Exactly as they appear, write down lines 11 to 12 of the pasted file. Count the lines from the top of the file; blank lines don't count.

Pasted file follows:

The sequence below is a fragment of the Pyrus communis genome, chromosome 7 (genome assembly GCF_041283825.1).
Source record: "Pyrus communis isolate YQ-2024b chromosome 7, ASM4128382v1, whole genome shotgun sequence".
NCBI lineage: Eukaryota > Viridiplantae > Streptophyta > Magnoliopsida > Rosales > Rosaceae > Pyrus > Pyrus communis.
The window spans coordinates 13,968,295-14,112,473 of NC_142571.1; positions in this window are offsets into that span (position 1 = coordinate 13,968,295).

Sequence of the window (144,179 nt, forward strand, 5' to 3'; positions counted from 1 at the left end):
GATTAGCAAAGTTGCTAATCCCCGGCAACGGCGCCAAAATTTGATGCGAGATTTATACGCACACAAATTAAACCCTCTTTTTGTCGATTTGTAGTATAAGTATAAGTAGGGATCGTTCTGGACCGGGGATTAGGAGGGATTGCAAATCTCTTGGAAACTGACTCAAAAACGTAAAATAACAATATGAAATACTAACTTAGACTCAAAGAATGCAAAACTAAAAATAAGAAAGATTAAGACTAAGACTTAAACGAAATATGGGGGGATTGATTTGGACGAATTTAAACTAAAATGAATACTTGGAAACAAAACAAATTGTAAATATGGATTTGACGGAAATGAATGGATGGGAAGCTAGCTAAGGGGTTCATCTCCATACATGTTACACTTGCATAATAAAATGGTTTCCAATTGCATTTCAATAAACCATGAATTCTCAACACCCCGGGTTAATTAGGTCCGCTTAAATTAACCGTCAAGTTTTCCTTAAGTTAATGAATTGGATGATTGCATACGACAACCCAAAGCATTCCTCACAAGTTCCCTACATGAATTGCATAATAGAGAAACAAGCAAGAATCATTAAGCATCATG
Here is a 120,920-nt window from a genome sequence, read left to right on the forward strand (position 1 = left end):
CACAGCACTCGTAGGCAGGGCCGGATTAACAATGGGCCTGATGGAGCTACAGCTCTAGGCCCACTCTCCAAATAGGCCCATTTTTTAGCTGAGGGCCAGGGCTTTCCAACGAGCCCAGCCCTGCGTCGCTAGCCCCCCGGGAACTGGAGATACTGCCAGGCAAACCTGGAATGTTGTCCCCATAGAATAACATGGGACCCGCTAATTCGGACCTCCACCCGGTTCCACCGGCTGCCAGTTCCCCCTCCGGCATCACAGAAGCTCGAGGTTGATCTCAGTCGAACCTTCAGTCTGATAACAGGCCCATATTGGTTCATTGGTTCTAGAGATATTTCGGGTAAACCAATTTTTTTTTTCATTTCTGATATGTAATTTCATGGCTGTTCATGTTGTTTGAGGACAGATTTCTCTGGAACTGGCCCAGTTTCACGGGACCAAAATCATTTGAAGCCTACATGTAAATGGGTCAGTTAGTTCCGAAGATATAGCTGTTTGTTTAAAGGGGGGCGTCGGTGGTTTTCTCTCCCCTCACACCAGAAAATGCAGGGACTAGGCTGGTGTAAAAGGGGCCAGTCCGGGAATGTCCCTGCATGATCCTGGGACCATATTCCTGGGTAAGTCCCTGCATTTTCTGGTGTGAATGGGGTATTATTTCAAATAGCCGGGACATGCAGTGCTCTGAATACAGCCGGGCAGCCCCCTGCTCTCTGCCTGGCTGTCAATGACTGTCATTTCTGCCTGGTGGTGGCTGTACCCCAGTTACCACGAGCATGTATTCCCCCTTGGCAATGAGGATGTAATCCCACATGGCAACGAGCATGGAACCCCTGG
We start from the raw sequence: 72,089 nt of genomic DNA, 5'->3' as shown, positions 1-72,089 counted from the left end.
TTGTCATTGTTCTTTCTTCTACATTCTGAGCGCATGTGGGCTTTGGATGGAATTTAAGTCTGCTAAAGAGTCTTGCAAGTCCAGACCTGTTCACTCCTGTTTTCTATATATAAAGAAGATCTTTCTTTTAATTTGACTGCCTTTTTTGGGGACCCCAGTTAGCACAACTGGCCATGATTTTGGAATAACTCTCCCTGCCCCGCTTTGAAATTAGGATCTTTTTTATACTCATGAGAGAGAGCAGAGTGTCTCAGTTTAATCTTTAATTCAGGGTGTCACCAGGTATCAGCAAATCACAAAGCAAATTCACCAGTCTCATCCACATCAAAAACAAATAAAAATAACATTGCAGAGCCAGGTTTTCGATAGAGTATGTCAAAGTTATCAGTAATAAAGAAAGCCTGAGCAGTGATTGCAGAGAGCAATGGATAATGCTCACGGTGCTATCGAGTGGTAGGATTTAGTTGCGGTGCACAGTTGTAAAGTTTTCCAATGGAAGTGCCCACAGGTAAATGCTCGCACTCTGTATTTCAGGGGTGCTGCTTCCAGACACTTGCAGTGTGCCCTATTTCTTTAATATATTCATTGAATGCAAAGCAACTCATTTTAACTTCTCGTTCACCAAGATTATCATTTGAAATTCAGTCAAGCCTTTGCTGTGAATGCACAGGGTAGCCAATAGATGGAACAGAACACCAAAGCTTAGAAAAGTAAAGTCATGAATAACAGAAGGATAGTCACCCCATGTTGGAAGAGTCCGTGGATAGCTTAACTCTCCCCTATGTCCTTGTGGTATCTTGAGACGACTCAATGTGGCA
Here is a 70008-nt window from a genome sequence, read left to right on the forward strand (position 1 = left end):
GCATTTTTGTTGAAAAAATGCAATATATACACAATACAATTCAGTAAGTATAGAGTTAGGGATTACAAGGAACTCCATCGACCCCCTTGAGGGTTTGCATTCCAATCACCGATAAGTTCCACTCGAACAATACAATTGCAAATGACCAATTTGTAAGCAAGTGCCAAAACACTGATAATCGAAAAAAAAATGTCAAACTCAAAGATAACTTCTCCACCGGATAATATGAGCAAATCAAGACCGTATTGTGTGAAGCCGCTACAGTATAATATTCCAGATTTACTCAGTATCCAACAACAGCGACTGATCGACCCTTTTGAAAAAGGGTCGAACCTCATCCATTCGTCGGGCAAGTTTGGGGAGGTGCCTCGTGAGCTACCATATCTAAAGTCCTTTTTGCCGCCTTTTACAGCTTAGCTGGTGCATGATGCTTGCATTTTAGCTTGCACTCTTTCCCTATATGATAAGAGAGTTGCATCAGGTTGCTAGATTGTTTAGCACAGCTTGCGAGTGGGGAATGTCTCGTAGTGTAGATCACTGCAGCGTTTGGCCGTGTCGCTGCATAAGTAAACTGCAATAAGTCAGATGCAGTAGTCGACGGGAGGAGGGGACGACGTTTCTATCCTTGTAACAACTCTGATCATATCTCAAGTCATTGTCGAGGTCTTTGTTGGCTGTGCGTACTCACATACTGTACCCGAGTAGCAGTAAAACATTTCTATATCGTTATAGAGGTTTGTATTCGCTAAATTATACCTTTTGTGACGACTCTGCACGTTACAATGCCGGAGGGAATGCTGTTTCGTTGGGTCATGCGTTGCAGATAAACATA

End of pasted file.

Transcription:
Here is a 70008-nt window from a genome sequence, read left to right on the forward strand (position 1 = left end):
GCATTTTTGTTGAAAAAATGCAATATATACACAATACAATTCAGTAAGTATAGAGTTAGGGATTACAAGGAACTCCATCGACCCCCTTGAGGGTTTGCATTCCAATCACCGATAAGTTCCACTCGAACAATACAATTGCAAATGACCAATTTGTAAGCAAGTGCCAAAACACTGATAATCGAAAAAAAAATGTCAAACTCAAAGATAACTTCTCCACCGGATAATATGAGCAAATCAAGACCGTATTGTGTGAAGCCGCTACAGTATAATATTCCAGATTTACTCAGTATCCAACAACAGCGACTGATCGACCCTTTTGAAAAAGGGTCGAACCTCATCCATTCGTCGGGCAAGTTTGGGGAGGTGCCTCGTGAGCTACCATATCTAAAGTCCTTTTTGCCGCCTTTTACAGCTTAGCTGGTGCATGATGCTTGCATTTTAGCTTGCACTCTTTCCCTATATGATAAGAGAGTTGCATCAGGTTGCTAGATTGTTTAGCACAGCTTGCGAGTGGGGAATGTCTCGTAGTGTAGATCACTGCAGCGTTTGGCCGTGTCGCTGCATAAGTAAACTGCAATAAGTCAGATGCAGTAGTCGACGGGAGGAGGGGACGACGTTTCTATCCTTGTAACAACTCTGATCATATCTCAAGTCATTGTCGAGGTCTTTGTTGGCTGTGCGTACTCACATACTGTACCCGAGTAGCAGTAAAACATTTCTATATCGTTATAGAGGTTTGTATTCGCTAAATTATACCTTTTGTGACGACTCTGCACGTTACAATGCCGGAGGGAATGCTGTTTCGTTGGGTCATGCGTTGCAGATAAACATA